Kilauea: Hawaii Volcano Lava Flows Destroy More Buildings As Residents Flee

As eruptions continue at Hawaii's Kīlauea volcano, several more properties have been destroyed by flowing streams of lava, with authorities urging residents to flee.

The lava flows occurred in the district of Puna—to the east of the volcano's summit on Hawaii's Big Island—affecting the Leilani Estates subdivision and Lanipuna Gardens, according to the state's Civil Defense agency.

The total number of buildings destroyed by the latest series of eruptions, which began on May 3, has now risen from 50 to 82, Reuters reports.

Over recent weeks, a number of fissures have opened up on the eastern flank of the volcano, releasing toxic gases and streams of lava which have forced the evacuation of around 2,000 people. Around 2,200 acres of land have been covered in lava, and flows have also reached the ocean.

Two of these fissures are feeding a pond of lava which is producing a slow-moving flow that has crossed Kahukai Street and is travelling east towards Mohala Street. It has already consumed a number of houses on Kaupuli Street.

"Any residents remaining in the currently affected areas should evacuate now," Hawaii County Civil Defense said in an alert. The Hawaii County Fire Department has been knocking door-to-door in these streets to see if residents needed assistance.

Meanwhile, the U.S. Geological Survey (USGS) is warning citizens across the whole of Puna District to stay informed and heed the Civil Defense Agency's closures, warnings and messages.

These lava flows could threaten Highway 132, according to the Honolulu Star Advertiser, an important access road for authorities and an evacuation route for residents.

US Marines stationed in Hawaii are now on standby to help with evacuations should they be needed, Big Island Video News reports.

Meanwhile, the USGS reports that toxic volcanic gas emissions have tripled as a result of eruptions from the fissures. This could lead to a phenomenon known as "vog" in areas downwind of the vents.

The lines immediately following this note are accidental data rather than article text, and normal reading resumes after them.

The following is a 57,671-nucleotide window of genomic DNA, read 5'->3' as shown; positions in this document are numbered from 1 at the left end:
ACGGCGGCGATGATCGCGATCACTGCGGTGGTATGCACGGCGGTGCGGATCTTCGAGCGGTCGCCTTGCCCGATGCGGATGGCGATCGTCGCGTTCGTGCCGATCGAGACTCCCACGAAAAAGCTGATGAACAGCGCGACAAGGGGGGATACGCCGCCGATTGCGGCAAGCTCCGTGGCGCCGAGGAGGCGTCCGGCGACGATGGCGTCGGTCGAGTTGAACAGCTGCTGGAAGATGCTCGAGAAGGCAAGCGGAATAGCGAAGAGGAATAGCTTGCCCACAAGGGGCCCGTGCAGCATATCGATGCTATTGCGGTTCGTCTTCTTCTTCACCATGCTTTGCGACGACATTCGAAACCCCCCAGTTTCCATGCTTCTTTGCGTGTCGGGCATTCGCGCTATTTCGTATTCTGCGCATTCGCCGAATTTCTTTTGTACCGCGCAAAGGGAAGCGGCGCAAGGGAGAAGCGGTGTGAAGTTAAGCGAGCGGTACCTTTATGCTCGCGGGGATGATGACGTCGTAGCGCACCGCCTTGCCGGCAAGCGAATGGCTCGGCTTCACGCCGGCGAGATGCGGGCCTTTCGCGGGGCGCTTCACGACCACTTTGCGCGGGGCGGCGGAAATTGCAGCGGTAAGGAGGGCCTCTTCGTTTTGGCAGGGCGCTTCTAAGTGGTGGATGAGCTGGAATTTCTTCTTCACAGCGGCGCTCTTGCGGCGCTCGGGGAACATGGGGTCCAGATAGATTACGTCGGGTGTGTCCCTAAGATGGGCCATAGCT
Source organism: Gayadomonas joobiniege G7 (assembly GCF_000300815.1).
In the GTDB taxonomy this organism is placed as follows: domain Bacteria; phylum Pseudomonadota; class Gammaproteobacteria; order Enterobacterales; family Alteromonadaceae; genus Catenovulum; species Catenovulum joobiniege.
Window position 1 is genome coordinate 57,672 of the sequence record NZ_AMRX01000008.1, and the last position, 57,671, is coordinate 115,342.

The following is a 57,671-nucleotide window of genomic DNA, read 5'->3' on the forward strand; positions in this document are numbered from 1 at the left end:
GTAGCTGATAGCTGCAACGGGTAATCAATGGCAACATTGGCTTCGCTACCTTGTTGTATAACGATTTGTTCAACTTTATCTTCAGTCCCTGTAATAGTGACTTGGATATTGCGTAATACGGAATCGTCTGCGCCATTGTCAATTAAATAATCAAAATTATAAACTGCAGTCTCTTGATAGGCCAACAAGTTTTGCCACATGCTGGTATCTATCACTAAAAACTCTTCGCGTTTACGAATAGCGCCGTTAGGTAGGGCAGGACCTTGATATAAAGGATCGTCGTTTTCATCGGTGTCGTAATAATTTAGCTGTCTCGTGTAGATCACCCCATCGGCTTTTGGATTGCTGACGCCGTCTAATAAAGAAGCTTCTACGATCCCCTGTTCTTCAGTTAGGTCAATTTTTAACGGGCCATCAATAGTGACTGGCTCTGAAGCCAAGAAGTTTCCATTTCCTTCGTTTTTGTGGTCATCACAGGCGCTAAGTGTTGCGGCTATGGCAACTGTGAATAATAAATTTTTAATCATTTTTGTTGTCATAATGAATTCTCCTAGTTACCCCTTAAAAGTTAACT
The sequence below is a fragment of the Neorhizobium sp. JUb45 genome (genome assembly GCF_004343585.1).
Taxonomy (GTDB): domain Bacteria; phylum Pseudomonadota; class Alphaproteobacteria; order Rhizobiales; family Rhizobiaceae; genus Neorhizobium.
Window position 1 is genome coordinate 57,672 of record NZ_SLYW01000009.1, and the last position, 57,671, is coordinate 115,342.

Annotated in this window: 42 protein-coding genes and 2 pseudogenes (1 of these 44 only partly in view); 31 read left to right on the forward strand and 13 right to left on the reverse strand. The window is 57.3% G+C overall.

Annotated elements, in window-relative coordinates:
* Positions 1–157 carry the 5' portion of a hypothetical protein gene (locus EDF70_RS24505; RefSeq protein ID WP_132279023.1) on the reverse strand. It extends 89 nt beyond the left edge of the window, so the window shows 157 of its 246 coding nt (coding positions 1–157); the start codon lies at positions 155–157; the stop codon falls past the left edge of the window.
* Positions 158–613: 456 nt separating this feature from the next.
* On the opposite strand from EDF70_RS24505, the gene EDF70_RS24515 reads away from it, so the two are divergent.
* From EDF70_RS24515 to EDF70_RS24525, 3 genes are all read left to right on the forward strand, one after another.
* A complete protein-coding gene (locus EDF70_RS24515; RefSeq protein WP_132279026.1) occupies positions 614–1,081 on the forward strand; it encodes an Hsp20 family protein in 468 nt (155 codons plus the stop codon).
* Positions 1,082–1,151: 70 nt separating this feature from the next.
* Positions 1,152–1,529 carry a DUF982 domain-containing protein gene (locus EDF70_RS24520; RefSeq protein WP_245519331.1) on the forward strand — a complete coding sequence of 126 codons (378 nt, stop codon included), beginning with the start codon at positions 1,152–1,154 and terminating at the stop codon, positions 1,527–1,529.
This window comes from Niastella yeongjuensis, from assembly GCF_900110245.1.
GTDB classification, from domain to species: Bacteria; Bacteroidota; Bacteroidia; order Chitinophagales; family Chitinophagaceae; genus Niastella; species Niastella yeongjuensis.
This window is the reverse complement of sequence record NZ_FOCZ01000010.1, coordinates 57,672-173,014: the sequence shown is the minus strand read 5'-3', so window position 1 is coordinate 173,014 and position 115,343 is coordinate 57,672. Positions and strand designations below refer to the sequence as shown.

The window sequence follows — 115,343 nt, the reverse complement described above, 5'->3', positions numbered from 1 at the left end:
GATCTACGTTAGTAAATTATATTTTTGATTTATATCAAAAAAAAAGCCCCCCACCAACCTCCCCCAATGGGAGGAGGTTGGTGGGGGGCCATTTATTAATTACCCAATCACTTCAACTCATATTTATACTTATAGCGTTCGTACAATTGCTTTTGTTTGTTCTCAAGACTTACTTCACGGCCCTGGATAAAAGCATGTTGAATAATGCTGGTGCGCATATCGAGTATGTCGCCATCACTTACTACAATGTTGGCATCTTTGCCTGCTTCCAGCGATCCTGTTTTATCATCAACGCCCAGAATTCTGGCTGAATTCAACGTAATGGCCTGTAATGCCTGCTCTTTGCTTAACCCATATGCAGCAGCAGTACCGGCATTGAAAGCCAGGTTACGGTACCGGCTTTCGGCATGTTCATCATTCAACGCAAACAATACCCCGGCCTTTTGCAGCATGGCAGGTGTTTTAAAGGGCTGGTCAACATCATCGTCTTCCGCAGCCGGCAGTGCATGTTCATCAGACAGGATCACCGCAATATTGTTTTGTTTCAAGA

Vog is a combination of water, carbon dioxide, sulfur dioxide, dust and fine particles, which can cause irritation to the lungs, especially in people who suffer from respiratory problems.

Latest Photos of Hawaii's Kilauea Volcano Eruption: Residents Flee as Lava Advances Towards Homes

The USGS is also warning that areas where lava meets the ocean are hazardous.

"Hazards include walking on uneven, glassy lava flow surfaces and around unstable, vertical sea cliffs," the agency said in an alert. "Venturing too close to an ocean entry on land or the ocean exposes you to flying debris from the sudden explosive interaction between lava and water."

"Also, the lava delta is unstable because it is built on unconsolidated lava fragments and sand. This loose material can easily be eroded away by surf, causing the new land to become unsupported and slide into the sea."

Lava erupts and flows from a Kilauea volcano fissure in the vicinity of Leilani Estates, on Hawaii's Big Island, on May 24, 2018 in Pahoa, Hawaii. An estimated 40-60 cubic feet of lava per second is gushing from volcanic fissures in Leilani Estates. Mario Tama/Getty Images

Furthermore, the interaction of lava and the sea can create a potentially dangerous phenomenon known as "laze" or lava haze—a combination of toxic hydrochloric acid fumes, steam and fine volcanic glass-like particles.

In addition to activity on the eastern flanks of the volcano, a number of small earthquakes and eruptions also occurred at the summit over the course of Friday, with ash being ejected ash up to 12,000 feet into the air. The largest of these earthquakes measured 4.4 on the Richter scale, although no tsunami warning has been issued, according to the USGS.

Kīlauea—which rises 4,190 feet above Hawaii's Big Island, making up around 14 percent of its total area—is one of the world's most active volcanoes. It has been erupting on a continuous basis since 1983.

Experts cannot say for sure when the latest spike in its activity will die down, but officials have stressed that the effects are localized to a roughly 10-square-mile area on the south-eastern coast of the Big Island.